Indigestion Symptoms: When To See A Doctor
Indigestion, also known as dyspepsia, is a feeling of discomfort or pain in the upper abdomen or stomach. It’s often accompanied by bloating, belching, and nausea. Indigestion can happen to anyone, but some people experience it more often than others.
While indigestion often isn’t a serious condition, it can be a sign of an underlying problem that requires medical attention.
Indigestion isn’t a medical diagnosis — it’s simply a term that describes a feeling. Indigestion can have a range of symptoms, including:
- A feeling of discomfort, pressure, or dull pain in the upper abdomen
- Bloating and gas
- Nausea and vomiting
- Belching and burping
- Acidic taste in the mouth
- Loss of appetite
- Feeling full quickly
- Difficulty swallowing
Most people experience indigestion occasionally, and it usually goes away within a few hours. However, if you experience these symptoms frequently or they are severe, you may have an underlying medical condition that needs treatment.
Sometimes, indigestion can also include symptoms that indicate a problem that needs to be addressed immediately. These symptoms may include:
- Severe or persistent abdominal pain
- Vomiting blood or passing black, tarry stools
- Difficulty breathing
- Chest pain or pressure
- Irregular heartbeat
- Loss of consciousness
Symptoms like those mentioned above may indicate a more severe condition, such as a heart attack, pancreatitis, or an ulcer. It’s important to seek medical attention immediately if you experience any of these symptoms.
Causes of Indigestion
Many different things can cause indigestion. However, it is most commonly caused by:
- Overeating: Consuming large meals or eating too quickly can put extra pressure on the stomach and lead to indigestion.
- Spicy, fatty, or greasy foods: These types of foods can irritate the stomach lining and cause indigestion in some individuals.
- Acid reflux: When stomach acid flows back into the esophagus, it can cause a burning sensation in the chest (heartburn) and contribute to indigestion.
- Peptic ulcers: These are open sores that develop in the lining of the stomach or the upper part of the small intestine. They can cause indigestion-like symptoms, including pain and discomfort.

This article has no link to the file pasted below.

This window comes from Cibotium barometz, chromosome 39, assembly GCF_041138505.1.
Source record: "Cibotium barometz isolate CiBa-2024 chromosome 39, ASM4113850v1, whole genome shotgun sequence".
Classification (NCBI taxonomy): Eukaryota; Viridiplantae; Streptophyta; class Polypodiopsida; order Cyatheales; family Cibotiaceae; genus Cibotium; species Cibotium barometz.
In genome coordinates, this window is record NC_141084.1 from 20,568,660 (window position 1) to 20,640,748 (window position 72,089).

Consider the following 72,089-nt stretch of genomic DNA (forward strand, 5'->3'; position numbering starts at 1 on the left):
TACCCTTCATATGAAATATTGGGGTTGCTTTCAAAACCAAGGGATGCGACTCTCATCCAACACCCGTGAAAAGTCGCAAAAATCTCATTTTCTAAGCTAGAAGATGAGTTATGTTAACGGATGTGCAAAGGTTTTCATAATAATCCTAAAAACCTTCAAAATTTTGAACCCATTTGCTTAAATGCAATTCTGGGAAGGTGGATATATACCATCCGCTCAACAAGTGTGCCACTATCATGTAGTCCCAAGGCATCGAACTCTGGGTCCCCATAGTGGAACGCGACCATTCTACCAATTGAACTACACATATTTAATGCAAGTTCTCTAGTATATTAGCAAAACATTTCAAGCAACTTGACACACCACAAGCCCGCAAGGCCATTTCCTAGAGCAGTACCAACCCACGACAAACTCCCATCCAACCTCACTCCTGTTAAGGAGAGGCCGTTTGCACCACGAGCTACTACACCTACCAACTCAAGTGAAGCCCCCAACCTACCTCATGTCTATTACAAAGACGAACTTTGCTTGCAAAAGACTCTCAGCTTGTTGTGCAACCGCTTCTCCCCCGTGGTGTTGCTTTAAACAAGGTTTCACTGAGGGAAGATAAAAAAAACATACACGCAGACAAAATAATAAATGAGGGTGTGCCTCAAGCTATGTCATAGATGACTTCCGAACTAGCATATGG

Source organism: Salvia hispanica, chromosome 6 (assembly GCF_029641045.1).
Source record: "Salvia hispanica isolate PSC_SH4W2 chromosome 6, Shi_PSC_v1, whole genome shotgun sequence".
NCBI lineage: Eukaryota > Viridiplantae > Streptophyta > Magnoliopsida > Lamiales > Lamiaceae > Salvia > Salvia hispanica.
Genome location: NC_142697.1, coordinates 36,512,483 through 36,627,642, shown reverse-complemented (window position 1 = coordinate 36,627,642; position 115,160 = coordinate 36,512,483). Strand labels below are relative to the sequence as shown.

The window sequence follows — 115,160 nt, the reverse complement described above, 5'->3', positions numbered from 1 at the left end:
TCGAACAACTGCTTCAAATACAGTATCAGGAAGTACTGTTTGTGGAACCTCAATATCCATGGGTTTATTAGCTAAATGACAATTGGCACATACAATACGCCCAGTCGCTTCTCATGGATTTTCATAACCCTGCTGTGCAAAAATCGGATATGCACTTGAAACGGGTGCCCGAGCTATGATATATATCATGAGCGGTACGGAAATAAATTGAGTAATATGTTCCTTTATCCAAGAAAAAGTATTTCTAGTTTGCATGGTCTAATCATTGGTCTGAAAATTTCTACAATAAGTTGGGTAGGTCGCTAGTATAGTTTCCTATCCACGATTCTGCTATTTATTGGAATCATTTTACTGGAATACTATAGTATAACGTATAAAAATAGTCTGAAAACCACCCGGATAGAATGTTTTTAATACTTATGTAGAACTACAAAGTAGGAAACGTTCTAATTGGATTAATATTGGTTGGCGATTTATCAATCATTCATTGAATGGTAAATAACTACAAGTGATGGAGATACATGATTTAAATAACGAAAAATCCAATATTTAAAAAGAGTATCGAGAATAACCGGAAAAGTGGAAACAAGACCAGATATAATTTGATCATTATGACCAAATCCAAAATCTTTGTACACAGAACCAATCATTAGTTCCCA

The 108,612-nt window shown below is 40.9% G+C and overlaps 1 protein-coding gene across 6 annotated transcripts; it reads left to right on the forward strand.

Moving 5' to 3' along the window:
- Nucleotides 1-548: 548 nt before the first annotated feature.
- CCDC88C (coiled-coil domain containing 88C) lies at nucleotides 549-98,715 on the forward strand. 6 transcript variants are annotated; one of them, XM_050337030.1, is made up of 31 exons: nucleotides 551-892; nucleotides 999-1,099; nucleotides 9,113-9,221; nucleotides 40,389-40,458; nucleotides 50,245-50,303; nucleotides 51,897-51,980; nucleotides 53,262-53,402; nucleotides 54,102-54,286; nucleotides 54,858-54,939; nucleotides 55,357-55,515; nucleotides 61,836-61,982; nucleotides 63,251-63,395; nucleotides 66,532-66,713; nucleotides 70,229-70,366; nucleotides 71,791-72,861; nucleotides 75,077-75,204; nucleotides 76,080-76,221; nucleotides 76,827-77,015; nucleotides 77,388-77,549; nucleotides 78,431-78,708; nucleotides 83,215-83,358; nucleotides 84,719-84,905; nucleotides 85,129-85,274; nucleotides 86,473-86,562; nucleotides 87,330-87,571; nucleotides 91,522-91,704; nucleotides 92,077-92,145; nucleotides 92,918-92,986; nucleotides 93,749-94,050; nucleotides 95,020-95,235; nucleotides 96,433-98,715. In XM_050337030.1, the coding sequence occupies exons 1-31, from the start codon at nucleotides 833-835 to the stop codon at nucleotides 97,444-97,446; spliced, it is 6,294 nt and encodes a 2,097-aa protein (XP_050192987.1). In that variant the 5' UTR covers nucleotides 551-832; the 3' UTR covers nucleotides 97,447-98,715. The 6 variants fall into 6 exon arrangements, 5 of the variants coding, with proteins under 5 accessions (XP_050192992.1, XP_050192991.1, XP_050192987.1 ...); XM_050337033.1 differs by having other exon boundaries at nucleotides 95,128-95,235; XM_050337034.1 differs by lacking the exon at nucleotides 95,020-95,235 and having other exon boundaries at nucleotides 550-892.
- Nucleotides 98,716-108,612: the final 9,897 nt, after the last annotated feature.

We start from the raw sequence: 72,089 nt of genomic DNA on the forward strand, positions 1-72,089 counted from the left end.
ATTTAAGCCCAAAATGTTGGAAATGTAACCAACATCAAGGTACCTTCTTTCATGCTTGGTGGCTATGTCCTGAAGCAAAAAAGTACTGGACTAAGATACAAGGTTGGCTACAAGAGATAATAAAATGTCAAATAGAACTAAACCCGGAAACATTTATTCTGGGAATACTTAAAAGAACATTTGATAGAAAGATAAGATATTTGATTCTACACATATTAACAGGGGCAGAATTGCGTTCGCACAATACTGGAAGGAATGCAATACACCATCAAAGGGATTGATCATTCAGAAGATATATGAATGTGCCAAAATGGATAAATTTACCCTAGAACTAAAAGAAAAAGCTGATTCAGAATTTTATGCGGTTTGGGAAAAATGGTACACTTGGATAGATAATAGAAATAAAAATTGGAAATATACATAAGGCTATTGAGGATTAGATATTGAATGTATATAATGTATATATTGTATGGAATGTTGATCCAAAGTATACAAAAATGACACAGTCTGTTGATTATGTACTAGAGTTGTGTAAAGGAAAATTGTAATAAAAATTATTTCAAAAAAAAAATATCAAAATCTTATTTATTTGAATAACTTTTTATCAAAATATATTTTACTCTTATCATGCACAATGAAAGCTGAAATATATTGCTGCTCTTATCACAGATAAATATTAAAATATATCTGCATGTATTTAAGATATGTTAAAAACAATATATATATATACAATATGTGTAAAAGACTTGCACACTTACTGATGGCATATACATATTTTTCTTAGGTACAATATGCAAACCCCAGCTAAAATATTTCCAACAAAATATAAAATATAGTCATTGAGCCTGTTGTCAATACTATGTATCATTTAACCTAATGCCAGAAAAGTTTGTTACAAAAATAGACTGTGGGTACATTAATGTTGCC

- Gastroesophageal reflux disease (GERD): This chronic condition occurs when acid reflux happens frequently and leads to persistent symptoms of indigestion and heartburn.
- Hiatal hernia: A hiatal hernia occurs when a part of the stomach pushes into the diaphragm. It can contribute to the development of indigestion symptoms.
- Medications: Certain medications, such as nonsteroidal anti-inflammatory drugs (NSAIDs), aspirin, antibiotics, and some cardiovascular drugs, can irritate the stomach lining and cause indigestion.
- Stress and anxiety: Psychological factors like stress, anxiety, and emotional turmoil can trigger indigestion or worsen existing symptoms.
- Digestive conditions: Digestive disorders like irritable bowel syndrome (IBS), gastroparesis (delayed stomach emptying), and celiac disease can cause indigestion symptoms.
- Gallstones: If gallstones obstruct the bile duct, it can lead to indigestion-like symptoms, especially after consuming fatty foods.
- Infections: Certain infections, such as Helicobacter pylori (H. pylori) bacterial infection, can cause inflammation in the stomach lining and contribute to indigestion. H. pylori can also cause ulcers, which may lead to symptoms of indigestion.
- Pregnancy: Hormonal changes and the pressure exerted on the stomach by the growing uterus during pregnancy can cause indigestion.
Home Remedies for Indigestion
You can try some home remedies to relieve the symptoms if you have mild or occasional indigestion. These include:
- Eating smaller, more frequent meals
- Avoiding spicy and fatty foods
- Drinking plenty of fluids
- Chewing food thoroughly
- Avoiding lying down immediately after eating
- Managing stress through exercise, yoga, or meditation
- Taking over-the-counter antacids or acid reducers like Tums or Pepcid
If your symptoms persist or worsen despite these measures, it’s time to schedule an appointment with your doctor. You may need further testing and prescription medication to relieve your symptoms.
Testing for Indigestion
To determine the cause of your indigestion, your doctor may recommend some tests, such as:
- Blood tests to check for infection or inflammation
- Stool tests to check for infection or blood in the stool
- Upper endoscopy to examine the esophagus, stomach, and upper small intestine
- Abdominal ultrasound or CT scan to look for abnormalities in the digestive system
- Gastric emptying study to evaluate the movement of food through the stomach
When To See a Doctor
Indigestion is a common digestive problem, and while it’s usually not a serious condition, it can be a sign of a medical condition that needs treatment. If you experience severe or frequent symptoms or any of the warning signs mentioned above, it’s time to schedule an appointment with a gastroenterologist. They can help you by diagnosing the underlying cause of your indigestion and recommend appropriate treatment.
Don’t continue to live with chronic indigestion — schedule an appointment today!